1,000 feet is too large a distance for two people to communicate or even be easily visible to each other, let alone engage in a drug transaction. In our Geography of Punishment report we set out to determine how far 1,000 feet actually is. As illustrated above, the statute’s requirement that the distance be measured in a straight line, regardless of obstruction, puts many distant areas under the law’s jurisdiction. Our experiment found that a person holding a large white sign under ideal visibility conditions on a perfectly straight and deserted street is reduced to an almost-invisible speck at such a distance. In urban areas with more large obstructions, entire school buildings become invisible at far shorter distances. By not researching an appropriate distance that takes these factors into account, the legislature made the unreasonable assumption that any drug activity that occurs anywhere within 1,000 feet of school property, even within a private home, takes place with the intention of involving schoolchildren in illicit actions.
Our research concluded that 100 feet would be a more effective distance for the zones. Schools are far more likely to be visible at that distance, making it easier for drug offenders to identify and avoid situations where the zone penalties are in effect and children are more likely to be present. We have found that communication from 100 feet away is impossible without shouting, making it a sufficient distance for a law designed to protect children.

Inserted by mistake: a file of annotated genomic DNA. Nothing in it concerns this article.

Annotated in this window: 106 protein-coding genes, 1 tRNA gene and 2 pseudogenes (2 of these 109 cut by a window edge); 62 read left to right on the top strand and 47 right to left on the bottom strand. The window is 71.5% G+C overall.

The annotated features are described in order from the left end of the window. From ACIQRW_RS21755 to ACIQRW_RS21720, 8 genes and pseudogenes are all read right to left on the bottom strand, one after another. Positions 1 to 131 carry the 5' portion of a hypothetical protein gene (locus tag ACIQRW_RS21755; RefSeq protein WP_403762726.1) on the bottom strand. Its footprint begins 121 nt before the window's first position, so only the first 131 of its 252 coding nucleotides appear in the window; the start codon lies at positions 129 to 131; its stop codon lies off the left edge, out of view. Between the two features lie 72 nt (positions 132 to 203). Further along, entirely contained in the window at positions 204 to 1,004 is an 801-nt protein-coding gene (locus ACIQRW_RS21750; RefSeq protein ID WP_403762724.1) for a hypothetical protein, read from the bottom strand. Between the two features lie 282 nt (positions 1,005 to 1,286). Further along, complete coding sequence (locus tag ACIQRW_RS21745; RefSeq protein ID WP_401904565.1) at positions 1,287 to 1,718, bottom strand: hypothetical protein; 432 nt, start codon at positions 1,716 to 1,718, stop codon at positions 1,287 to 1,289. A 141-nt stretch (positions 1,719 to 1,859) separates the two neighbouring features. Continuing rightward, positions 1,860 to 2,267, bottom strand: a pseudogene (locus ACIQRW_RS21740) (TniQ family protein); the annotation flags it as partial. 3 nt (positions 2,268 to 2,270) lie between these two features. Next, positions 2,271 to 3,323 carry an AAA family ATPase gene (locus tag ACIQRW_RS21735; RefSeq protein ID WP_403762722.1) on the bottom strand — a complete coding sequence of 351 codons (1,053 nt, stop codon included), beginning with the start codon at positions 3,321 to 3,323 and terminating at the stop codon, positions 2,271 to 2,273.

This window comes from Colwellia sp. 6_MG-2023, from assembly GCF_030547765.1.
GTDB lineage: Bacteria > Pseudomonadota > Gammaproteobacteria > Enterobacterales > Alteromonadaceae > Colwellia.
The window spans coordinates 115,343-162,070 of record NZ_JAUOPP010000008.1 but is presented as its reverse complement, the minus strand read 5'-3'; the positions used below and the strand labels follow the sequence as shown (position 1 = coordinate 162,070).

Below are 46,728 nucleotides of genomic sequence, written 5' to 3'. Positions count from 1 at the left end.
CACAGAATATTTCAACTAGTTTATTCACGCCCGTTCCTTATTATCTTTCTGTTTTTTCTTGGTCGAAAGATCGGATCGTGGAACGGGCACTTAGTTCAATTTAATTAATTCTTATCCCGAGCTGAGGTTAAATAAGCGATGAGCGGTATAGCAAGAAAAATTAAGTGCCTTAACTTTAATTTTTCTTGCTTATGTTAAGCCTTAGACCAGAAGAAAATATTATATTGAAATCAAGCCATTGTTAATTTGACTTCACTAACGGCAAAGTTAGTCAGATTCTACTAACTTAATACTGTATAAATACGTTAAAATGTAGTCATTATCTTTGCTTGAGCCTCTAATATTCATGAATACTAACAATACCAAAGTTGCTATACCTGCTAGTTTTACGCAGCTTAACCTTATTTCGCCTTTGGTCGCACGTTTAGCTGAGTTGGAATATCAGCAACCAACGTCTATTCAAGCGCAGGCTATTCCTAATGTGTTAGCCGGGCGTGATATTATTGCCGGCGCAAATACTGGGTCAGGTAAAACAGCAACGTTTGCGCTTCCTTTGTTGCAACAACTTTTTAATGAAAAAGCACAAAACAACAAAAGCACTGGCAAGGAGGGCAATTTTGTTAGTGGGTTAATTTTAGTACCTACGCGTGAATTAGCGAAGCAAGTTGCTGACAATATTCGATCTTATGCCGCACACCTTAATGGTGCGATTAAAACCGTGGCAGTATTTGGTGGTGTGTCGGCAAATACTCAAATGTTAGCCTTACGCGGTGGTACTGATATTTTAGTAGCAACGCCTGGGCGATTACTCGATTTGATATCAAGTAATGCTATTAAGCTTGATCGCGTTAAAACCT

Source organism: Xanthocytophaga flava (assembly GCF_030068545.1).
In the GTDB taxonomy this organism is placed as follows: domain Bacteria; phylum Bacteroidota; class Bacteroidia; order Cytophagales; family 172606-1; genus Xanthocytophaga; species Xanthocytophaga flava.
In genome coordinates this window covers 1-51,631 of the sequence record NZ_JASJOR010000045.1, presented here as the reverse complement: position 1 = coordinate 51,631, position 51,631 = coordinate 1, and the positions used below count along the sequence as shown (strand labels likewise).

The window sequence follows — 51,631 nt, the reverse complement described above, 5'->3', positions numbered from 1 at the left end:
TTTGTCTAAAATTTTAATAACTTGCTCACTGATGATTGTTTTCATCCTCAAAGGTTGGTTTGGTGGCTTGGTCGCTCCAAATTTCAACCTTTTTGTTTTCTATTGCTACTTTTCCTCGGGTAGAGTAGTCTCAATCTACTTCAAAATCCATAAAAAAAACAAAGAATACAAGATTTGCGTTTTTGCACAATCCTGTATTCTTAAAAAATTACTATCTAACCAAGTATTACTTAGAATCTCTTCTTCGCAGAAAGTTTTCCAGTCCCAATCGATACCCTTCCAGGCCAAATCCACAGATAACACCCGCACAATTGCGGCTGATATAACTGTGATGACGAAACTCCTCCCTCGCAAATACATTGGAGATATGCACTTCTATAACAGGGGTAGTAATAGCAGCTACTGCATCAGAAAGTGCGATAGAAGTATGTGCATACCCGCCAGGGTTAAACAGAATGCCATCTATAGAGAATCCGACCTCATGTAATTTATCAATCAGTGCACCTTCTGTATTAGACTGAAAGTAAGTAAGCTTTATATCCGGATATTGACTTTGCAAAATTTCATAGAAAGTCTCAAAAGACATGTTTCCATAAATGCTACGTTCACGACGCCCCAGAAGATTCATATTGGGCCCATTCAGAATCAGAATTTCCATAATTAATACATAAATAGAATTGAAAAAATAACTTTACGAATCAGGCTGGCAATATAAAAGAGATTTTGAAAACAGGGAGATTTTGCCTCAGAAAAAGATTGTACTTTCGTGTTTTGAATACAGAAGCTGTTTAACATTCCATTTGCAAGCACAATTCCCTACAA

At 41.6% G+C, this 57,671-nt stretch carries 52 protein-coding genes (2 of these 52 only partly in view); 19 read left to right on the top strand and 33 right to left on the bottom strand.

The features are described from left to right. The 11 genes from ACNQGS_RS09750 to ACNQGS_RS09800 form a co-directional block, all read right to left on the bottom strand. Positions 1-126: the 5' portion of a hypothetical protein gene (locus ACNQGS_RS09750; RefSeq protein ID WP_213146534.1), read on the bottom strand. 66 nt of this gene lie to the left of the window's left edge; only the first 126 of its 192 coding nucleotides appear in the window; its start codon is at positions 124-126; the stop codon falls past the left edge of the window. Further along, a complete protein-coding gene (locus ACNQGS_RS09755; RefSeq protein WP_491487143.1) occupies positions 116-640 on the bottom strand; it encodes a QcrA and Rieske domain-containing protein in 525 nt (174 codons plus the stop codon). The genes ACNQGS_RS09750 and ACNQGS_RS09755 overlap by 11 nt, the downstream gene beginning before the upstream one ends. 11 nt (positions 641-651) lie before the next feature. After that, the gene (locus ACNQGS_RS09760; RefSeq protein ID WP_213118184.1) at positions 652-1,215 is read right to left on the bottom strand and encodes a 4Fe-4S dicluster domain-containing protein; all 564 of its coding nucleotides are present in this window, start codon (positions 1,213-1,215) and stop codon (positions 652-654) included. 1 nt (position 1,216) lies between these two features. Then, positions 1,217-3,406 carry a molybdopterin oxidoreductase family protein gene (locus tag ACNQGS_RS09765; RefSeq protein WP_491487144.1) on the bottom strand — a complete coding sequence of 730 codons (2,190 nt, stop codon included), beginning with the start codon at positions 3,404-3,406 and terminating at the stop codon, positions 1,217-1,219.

The zone law is counter productive
The legislators who created the zone law wanted to protect children from drugs but their failure to pick a rational distance led to a flawed law. The vast majority of harsh sentencing enhancement zone penalties apply to minor offenders who have nothing to do with children and just so happen to be within 1,000 feet of a school. Thus, zone offenders are punished based on their location, not their crime. The 1,000-foot zone law fails to repel drug activity from schools while having a fiscally and socially devastating impact on the state of Massachusetts.